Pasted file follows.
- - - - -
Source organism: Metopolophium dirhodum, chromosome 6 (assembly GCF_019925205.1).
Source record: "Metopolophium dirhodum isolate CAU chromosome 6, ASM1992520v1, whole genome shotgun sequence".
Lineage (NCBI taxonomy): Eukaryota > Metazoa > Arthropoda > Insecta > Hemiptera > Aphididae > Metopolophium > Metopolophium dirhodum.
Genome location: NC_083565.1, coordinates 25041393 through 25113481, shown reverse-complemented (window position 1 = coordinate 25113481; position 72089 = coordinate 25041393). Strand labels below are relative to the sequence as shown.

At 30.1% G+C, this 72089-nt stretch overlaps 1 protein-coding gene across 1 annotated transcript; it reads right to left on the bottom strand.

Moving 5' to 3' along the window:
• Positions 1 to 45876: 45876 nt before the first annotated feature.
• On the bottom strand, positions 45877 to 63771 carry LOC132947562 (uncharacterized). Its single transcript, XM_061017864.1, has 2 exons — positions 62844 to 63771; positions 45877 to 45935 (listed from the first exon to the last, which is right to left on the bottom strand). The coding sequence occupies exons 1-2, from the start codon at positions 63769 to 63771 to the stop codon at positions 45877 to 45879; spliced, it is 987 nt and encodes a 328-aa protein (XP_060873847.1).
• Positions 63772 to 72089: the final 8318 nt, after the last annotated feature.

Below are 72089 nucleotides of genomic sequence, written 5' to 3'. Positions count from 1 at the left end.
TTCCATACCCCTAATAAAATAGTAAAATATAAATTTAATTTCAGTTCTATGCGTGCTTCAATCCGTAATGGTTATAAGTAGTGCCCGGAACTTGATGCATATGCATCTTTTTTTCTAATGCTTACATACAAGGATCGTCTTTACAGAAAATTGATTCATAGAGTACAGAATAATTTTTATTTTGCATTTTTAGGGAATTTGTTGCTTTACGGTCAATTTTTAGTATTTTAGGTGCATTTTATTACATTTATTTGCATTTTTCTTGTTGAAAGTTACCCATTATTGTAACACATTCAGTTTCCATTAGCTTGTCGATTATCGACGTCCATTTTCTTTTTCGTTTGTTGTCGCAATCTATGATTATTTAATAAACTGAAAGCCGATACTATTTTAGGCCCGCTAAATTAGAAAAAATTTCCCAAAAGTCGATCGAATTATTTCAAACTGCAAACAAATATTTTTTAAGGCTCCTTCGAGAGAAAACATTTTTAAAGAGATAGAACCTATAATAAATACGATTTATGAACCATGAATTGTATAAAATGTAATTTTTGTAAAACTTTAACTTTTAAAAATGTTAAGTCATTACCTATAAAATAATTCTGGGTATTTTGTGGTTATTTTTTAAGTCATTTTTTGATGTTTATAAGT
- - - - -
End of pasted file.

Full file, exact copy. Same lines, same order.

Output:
Source organism: Metopolophium dirhodum, chromosome 6 (assembly GCF_019925205.1).
Source record: "Metopolophium dirhodum isolate CAU chromosome 6, ASM1992520v1, whole genome shotgun sequence".
Lineage (NCBI taxonomy): Eukaryota > Metazoa > Arthropoda > Insecta > Hemiptera > Aphididae > Metopolophium > Metopolophium dirhodum.
Genome location: NC_083565.1, coordinates 25041393 through 25113481, shown reverse-complemented (window position 1 = coordinate 25113481; position 72089 = coordinate 25041393). Strand labels below are relative to the sequence as shown.

At 30.1% G+C, this 72089-nt stretch overlaps 1 protein-coding gene across 1 annotated transcript; it reads right to left on the bottom strand.

Moving 5' to 3' along the window:
• Positions 1 to 45876: 45876 nt before the first annotated feature.
• On the bottom strand, positions 45877 to 63771 carry LOC132947562 (uncharacterized). Its single transcript, XM_061017864.1, has 2 exons — positions 62844 to 63771; positions 45877 to 45935 (listed from the first exon to the last, which is right to left on the bottom strand). The coding sequence occupies exons 1-2, from the start codon at positions 63769 to 63771 to the stop codon at positions 45877 to 45879; spliced, it is 987 nt and encodes a 328-aa protein (XP_060873847.1).
• Positions 63772 to 72089: the final 8318 nt, after the last annotated feature.

Below are 72089 nucleotides of genomic sequence, written 5' to 3'. Positions count from 1 at the left end.
TTCCATACCCCTAATAAAATAGTAAAATATAAATTTAATTTCAGTTCTATGCGTGCTTCAATCCGTAATGGTTATAAGTAGTGCCCGGAACTTGATGCATATGCATCTTTTTTTCTAATGCTTACATACAAGGATCGTCTTTACAGAAAATTGATTCATAGAGTACAGAATAATTTTTATTTTGCATTTTTAGGGAATTTGTTGCTTTACGGTCAATTTTTAGTATTTTAGGTGCATTTTATTACATTTATTTGCATTTTTCTTGTTGAAAGTTACCCATTATTGTAACACATTCAGTTTCCATTAGCTTGTCGATTATCGACGTCCATTTTCTTTTTCGTTTGTTGTCGCAATCTATGATTATTTAATAAACTGAAAGCCGATACTATTTTAGGCCCGCTAAATTAGAAAAAATTTCCCAAAAGTCGATCGAATTATTTCAAACTGCAAACAAATATTTTTTAAGGCTCCTTCGAGAGAAAACATTTTTAAAGAGATAGAACCTATAATAAATACGATTTATGAACCATGAATTGTATAAAATGTAATTTTTGTAAAACTTTAACTTTTAAAAATGTTAAGTCATTACCTATAAAATAATTCTGGGTATTTTGTGGTTATTTTTTAAGTCATTTTTTGATGTTTATAAGT